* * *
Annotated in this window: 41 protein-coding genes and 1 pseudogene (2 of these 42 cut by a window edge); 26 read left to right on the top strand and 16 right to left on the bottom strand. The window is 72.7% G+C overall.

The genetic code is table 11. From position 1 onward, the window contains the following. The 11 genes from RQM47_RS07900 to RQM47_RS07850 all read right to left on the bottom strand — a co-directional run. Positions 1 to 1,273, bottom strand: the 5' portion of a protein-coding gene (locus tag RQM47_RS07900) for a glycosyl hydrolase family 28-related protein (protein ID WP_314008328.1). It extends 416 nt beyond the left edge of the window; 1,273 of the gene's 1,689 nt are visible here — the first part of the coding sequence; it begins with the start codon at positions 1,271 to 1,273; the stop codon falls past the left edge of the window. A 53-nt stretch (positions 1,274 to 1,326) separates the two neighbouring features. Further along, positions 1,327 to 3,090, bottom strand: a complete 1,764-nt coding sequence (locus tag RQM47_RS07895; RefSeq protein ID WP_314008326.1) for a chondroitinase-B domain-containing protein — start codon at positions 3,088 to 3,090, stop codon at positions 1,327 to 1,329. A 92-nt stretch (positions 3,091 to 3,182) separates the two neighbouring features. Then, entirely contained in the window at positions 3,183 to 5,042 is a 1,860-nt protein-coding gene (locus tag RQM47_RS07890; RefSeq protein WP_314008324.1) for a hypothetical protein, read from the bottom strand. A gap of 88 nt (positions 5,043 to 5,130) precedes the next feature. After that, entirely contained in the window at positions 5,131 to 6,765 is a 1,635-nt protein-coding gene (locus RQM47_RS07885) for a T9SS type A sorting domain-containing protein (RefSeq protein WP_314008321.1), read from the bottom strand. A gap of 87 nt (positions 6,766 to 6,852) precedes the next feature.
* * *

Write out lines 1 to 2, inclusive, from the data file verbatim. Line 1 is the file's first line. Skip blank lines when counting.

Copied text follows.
Annotated in this window: 41 protein-coding genes and 1 pseudogene (2 of these 42 cut by a window edge); 26 read left to right on the top strand and 16 right to left on the bottom strand. The window is 72.7% G+C overall.

The genetic code is table 11. From position 1 onward, the window contains the following. The 11 genes from RQM47_RS07900 to RQM47_RS07850 all read right to left on the bottom strand — a co-directional run. Positions 1 to 1,273, bottom strand: the 5' portion of a protein-coding gene (locus tag RQM47_RS07900) for a glycosyl hydrolase family 28-related protein (protein ID WP_314008328.1). It extends 416 nt beyond the left edge of the window; 1,273 of the gene's 1,689 nt are visible here — the first part of the coding sequence; it begins with the start codon at positions 1,271 to 1,273; the stop codon falls past the left edge of the window. A 53-nt stretch (positions 1,274 to 1,326) separates the two neighbouring features. Further along, positions 1,327 to 3,090, bottom strand: a complete 1,764-nt coding sequence (locus tag RQM47_RS07895; RefSeq protein ID WP_314008326.1) for a chondroitinase-B domain-containing protein — start codon at positions 3,088 to 3,090, stop codon at positions 1,327 to 1,329. A 92-nt stretch (positions 3,091 to 3,182) separates the two neighbouring features. Then, entirely contained in the window at positions 3,183 to 5,042 is a 1,860-nt protein-coding gene (locus tag RQM47_RS07890; RefSeq protein WP_314008324.1) for a hypothetical protein, read from the bottom strand. A gap of 88 nt (positions 5,043 to 5,130) precedes the next feature. After that, entirely contained in the window at positions 5,131 to 6,765 is a 1,635-nt protein-coding gene (locus RQM47_RS07885) for a T9SS type A sorting domain-containing protein (RefSeq protein WP_314008321.1), read from the bottom strand. A gap of 87 nt (positions 6,766 to 6,852) precedes the next feature.